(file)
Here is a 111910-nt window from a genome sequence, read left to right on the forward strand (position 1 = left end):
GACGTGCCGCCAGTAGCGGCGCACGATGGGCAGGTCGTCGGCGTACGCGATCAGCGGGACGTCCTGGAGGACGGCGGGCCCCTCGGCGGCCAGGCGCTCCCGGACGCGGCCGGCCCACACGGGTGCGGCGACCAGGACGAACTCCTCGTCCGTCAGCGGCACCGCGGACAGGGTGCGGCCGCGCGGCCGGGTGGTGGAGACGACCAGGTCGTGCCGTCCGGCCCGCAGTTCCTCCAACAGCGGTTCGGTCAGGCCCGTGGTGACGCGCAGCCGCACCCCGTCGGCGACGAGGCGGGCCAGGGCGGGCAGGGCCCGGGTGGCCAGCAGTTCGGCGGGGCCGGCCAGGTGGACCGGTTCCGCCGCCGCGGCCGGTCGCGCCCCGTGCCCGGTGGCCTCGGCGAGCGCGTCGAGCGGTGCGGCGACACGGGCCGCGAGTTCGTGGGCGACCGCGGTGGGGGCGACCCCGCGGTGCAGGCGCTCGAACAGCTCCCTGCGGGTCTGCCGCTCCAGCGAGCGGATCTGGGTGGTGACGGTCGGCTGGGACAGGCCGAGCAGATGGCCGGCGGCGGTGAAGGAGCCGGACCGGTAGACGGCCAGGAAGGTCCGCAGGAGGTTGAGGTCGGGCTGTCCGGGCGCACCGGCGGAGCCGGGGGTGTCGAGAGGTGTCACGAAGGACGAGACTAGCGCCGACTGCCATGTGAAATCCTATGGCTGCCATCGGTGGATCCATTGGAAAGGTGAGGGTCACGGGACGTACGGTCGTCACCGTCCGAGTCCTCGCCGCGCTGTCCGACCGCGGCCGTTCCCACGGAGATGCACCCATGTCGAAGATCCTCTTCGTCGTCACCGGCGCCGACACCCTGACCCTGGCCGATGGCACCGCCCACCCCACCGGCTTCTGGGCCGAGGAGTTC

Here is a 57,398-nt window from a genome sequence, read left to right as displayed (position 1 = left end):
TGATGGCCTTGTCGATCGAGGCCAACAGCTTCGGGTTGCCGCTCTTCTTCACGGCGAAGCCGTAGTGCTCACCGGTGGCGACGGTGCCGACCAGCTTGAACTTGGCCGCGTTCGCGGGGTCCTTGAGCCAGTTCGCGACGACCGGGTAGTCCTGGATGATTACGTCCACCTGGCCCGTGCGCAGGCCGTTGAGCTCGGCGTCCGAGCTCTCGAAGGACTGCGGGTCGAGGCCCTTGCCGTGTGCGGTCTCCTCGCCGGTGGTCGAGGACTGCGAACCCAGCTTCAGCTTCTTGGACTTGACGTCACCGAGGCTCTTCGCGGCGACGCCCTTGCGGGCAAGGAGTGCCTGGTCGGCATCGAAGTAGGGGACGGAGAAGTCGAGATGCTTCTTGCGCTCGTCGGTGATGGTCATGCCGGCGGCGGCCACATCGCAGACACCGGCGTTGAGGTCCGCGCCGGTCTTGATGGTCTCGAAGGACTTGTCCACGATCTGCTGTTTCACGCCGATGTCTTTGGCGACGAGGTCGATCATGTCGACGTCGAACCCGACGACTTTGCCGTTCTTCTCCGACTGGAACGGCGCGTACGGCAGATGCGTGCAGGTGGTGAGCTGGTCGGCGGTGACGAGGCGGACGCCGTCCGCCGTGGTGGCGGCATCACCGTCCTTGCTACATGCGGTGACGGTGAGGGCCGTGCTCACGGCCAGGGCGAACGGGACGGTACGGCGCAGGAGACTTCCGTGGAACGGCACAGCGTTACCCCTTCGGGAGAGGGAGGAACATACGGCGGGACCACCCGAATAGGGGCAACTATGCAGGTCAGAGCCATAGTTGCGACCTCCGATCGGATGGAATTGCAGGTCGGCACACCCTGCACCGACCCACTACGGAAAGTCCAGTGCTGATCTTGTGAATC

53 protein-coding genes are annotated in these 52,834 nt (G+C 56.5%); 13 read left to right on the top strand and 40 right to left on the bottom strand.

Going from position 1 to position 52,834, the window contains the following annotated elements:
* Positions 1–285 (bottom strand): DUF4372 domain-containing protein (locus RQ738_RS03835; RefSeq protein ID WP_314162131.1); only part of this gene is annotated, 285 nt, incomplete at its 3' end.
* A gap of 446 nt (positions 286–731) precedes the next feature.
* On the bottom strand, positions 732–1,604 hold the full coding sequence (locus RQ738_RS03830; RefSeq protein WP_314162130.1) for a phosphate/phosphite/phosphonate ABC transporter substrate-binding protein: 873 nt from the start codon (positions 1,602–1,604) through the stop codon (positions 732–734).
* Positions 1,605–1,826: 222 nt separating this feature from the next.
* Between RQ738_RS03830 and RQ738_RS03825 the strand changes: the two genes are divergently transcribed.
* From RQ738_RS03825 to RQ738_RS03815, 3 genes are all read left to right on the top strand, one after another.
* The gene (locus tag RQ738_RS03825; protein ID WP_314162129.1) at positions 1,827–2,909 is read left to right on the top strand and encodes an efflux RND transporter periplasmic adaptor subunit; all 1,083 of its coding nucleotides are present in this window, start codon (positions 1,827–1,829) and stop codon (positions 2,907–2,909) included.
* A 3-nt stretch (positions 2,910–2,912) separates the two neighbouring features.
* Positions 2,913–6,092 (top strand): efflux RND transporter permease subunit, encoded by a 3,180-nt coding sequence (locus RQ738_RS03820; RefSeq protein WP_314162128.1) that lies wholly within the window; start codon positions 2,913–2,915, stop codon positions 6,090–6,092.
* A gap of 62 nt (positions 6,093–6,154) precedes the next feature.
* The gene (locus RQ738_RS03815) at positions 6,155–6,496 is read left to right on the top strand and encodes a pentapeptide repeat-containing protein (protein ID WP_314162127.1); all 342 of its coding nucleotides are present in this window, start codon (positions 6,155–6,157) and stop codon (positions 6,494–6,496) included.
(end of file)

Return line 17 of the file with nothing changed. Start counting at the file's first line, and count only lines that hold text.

* The gene (locus RQ738_RS03815) at positions 6,155–6,496 is read left to right on the top strand and encodes a pentapeptide repeat-containing protein (protein ID WP_314162127.1); all 342 of its coding nucleotides are present in this window, start codon (positions 6,155–6,157) and stop codon (positions 6,494–6,496) included.